European Film Gateway is an internet portal that provides quick and easy access to hundreds of thousands of film historical documents from the holdings of sixteen European film archives and cinematheques based in fifteen European countries: stills and set photographs, film posters, production notes, costume designs, film programs, journals, censorship files, rare features and documentaries, newsreels and other materials. Scholars and movie buffs alike can use the EFG to gain insights into European film production from its beginnings to the present, or they can search the database by names, movie titles or key words. The Film Archive Austria has contributed to the project numerous World War I-related documents as well as a digitalized version of Paimann’s Film Lists.
History of Viennese Movie Theaters
While a number of valuable studies have been published about certain aspects of Vienna’s cinema history ‒ for instance, case studies of individual districts and neighbourhoods ‒ an exhaustive portrayal of the city’s movie theaters past and present has remained a desideratum to this day. To fill this gap the FAA has initiated a research project aiming to provide the first comprehensive survey of the development of cinemas in the Danube metropolis. Under the project leadership of Florian Pauer, a two-volume documentation is currently being prepared for publication, in which each enterprise that has ever been in the business of showing movies in Vienna, from the travelling cinema entrepreneurs of the monarchy to today’s multiplexes, will be listed. Besides supplying detailed descriptions of individual companies, the documentation will enable readers to visualize the individual venues, most of which have long disappeared.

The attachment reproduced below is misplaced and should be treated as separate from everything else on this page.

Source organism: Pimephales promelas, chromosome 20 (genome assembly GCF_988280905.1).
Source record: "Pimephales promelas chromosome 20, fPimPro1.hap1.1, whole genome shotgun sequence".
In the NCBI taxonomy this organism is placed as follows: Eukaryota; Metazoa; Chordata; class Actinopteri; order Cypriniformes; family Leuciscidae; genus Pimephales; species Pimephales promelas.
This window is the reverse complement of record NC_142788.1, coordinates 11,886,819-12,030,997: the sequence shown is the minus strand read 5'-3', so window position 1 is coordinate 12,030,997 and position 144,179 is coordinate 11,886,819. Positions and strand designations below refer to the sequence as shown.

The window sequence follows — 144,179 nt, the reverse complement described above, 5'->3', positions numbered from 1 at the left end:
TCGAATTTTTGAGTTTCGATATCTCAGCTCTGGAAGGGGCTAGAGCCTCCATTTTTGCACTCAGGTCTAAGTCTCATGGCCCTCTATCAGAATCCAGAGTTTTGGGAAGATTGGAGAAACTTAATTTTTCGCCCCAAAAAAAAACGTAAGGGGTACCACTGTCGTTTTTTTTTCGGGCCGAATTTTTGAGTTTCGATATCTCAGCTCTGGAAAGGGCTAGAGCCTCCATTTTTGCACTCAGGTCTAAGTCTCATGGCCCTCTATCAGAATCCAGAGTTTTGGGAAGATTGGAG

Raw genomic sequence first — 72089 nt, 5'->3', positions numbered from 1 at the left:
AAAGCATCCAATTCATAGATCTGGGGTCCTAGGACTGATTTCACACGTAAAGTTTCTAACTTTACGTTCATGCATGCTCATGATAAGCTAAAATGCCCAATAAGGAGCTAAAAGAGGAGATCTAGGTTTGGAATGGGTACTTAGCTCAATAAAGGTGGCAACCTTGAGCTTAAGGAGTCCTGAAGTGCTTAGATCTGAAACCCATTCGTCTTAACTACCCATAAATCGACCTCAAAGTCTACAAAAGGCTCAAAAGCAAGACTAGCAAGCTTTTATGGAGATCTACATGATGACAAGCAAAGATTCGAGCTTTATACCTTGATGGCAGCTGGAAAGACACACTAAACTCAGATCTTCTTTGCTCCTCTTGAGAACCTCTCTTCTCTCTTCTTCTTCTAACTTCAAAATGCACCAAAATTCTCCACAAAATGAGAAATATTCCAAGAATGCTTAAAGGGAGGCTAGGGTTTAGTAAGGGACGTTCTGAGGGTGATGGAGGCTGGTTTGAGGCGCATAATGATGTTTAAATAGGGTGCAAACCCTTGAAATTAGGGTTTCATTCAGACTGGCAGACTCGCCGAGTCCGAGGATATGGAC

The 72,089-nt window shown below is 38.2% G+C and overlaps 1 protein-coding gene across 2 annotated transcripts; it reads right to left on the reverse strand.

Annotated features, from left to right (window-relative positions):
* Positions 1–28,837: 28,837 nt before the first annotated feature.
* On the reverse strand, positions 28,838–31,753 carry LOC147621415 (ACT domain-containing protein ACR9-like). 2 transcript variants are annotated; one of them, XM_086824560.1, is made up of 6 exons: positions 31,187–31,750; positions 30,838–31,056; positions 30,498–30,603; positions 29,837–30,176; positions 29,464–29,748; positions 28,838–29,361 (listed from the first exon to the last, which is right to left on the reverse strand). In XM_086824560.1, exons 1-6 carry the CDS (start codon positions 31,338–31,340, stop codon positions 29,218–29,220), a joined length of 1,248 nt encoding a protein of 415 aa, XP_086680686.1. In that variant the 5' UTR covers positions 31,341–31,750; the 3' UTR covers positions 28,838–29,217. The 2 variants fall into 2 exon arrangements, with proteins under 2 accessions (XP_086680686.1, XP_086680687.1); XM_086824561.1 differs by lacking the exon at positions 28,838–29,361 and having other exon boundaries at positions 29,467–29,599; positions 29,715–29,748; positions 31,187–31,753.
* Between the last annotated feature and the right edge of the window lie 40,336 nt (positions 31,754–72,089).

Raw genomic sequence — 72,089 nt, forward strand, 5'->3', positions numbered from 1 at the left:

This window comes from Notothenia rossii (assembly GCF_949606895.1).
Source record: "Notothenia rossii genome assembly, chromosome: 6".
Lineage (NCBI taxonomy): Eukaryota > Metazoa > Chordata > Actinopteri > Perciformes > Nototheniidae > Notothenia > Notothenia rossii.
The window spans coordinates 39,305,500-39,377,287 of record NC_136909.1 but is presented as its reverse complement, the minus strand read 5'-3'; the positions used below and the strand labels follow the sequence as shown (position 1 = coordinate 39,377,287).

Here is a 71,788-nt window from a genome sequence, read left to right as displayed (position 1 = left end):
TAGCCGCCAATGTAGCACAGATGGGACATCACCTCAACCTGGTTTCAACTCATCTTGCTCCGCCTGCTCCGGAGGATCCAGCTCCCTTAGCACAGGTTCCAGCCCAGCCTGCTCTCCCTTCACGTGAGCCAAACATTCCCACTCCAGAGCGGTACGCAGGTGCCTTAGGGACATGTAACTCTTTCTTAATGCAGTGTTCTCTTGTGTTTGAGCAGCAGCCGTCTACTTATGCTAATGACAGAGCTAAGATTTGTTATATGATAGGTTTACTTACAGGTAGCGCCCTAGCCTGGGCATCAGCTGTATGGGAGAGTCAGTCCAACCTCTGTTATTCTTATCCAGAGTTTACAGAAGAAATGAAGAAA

Proletarian Cinema in Austria
This project is the first comprehensive survey of proletarian cinema in the First Republic. Taking a leaf out of the »Soviet Projections«, the social-democratic labor party ‒ especially in Red Vienna and often at more than one remove from the political establishment ‒ developed its own formats of cinematic articulation. Extensive research, especially in Russian archives, not only yielded valuable insights and discoveries, but also significantly enlarged the material data on which to base an informed evaluation of this hitherto largely unknown chapter of political filmmaking. The results of this research project (under the project leadership of Christian Dewald) were published as Proletarian Cinema in Austria, a boxed set containing two books and a DVD.
Over a series of annotational projects, the FAA has succeeded in comprehensively documenting and publishing its holdings of Austrian weekly newsreels, which are a crucial source for the study of Austria’s cultural and political history. Separate large-scale projects were devoted, respectively, to the corporative state’s ÖSTERREICH IN BILD UND TON [Austria in Image and Sound], the NS regime’s OSTMARK-WOCHENSCHAU and the AUSTRIA WOCHENSCHAU. A project focussing on Austrian-themed segments featured in FOX TÖNENDE WOCHENSCHAU has also been brought to completion. The results of all the research projects have been published in the form of books and DVDs.
Censorship in Austria
The rediscovery of Austrian film-censorship lists has made available to film scholars one of the most important sources for the study of Austrian film history. As part of a long-time research project, which was also accompanied by a series of publications, the Film Archive Austria has put together for the first time an index of all existing censorship-related documents. Since these files often contain the only information we have about certain movies, this database is not only an indispensable tool for anyone concerned with filmographic research but also key for gaining a detailed picture of how films were historically distributed and programmed in Austrian cinemas. All books on the history of Austrian film censorship published to date are available at our store.